I see so much confusion about this… and get questions on the issue as well so I decided to write this post.
Attached is the diagram that I have posted often. It shows the shore power
inlet, isolation transformer and an inverter/charger that has an internal transfer switch. It also shows the distribution side with the breaker panel. Here you must determine if you have single
pole or double pole breakers. This matters later on.
There are guidelines that you need to adhere to. First the location of shore power
inlet, breaker box and isolation transformer. The wiring
between the inlet and the breaker box must be as short as possible and not longer than 3 meter / 10 feet.
The second photo
shows the breaker box that I recommend. These are very affordable, as are the breakers. Install both double pole breakers that connect to the transformer in it, as well as some DIN rail terminal blocks, then wire the inlet to the input of the first breaker, which must be 30-32A. The ground conductor is wired to a terminal block.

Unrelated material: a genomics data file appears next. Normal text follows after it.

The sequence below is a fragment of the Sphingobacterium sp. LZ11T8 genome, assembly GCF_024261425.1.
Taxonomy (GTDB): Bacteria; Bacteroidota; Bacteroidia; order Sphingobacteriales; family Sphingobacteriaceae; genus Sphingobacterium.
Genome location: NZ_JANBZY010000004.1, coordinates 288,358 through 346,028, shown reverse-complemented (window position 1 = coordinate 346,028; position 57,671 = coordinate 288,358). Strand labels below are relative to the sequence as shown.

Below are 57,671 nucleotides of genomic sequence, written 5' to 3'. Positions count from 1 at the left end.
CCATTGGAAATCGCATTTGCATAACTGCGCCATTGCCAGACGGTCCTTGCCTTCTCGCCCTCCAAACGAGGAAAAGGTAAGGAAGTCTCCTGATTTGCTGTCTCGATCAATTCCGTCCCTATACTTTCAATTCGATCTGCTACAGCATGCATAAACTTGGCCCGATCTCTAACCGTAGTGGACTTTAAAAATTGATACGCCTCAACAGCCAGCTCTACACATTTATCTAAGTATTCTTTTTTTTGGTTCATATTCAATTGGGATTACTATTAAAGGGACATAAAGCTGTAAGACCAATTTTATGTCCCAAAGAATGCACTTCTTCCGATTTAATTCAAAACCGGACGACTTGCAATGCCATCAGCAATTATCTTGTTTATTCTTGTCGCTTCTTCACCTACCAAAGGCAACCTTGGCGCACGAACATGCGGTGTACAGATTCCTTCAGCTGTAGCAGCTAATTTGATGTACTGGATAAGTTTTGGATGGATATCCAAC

Wire the transformer input to the load side of the input breaker and the ground conductor to the same terminal block that the inlet ground was connected to.
Wire the transformer output to the input side of the output breaker , which is 30A for 120V boats and 16A for 230V boats and the ground conductor to a second terminal block, that is not connected to the first.
Last but not least is the cable towards the inverter/charger or your system, whatever you have aboard. Connect it to the load side of the output breaker and the ground conductor to the same terminal block that the output from the transformer connects to.
In case you have single
pole breakers on your AC panel: connect a jumper between the transformer output Neutral and the transformer output Ground. Sometimes the transformer has a jumper for this, do it in the breaker box if there is no room at the transformer.
In case you have double pole breakers on your AC panel: you can choose to ground the neutral like for single pole breakers, which is recommended by the ABYC in the US. I prefer not to but only leave it out when you understand this floating neutral concept
. It’ll probably get discussed in this thread again.
Above I wrote that the input breaker must be 30-32A, even for 230V boats. This is because the transformer can take 110-120V shore power
and double that for use aboard, which is very convenient. As the voltage double, the current
is back to the regular 16A for 230V boats so that is why the output breaker is 16A in that case.
Now comes the testing. There must be no connection between the input ground and output ground. None at all. Same for the other conductors, they should all be completely isolated between input and output.
Feel free to ask about any additional testing etc. in this thread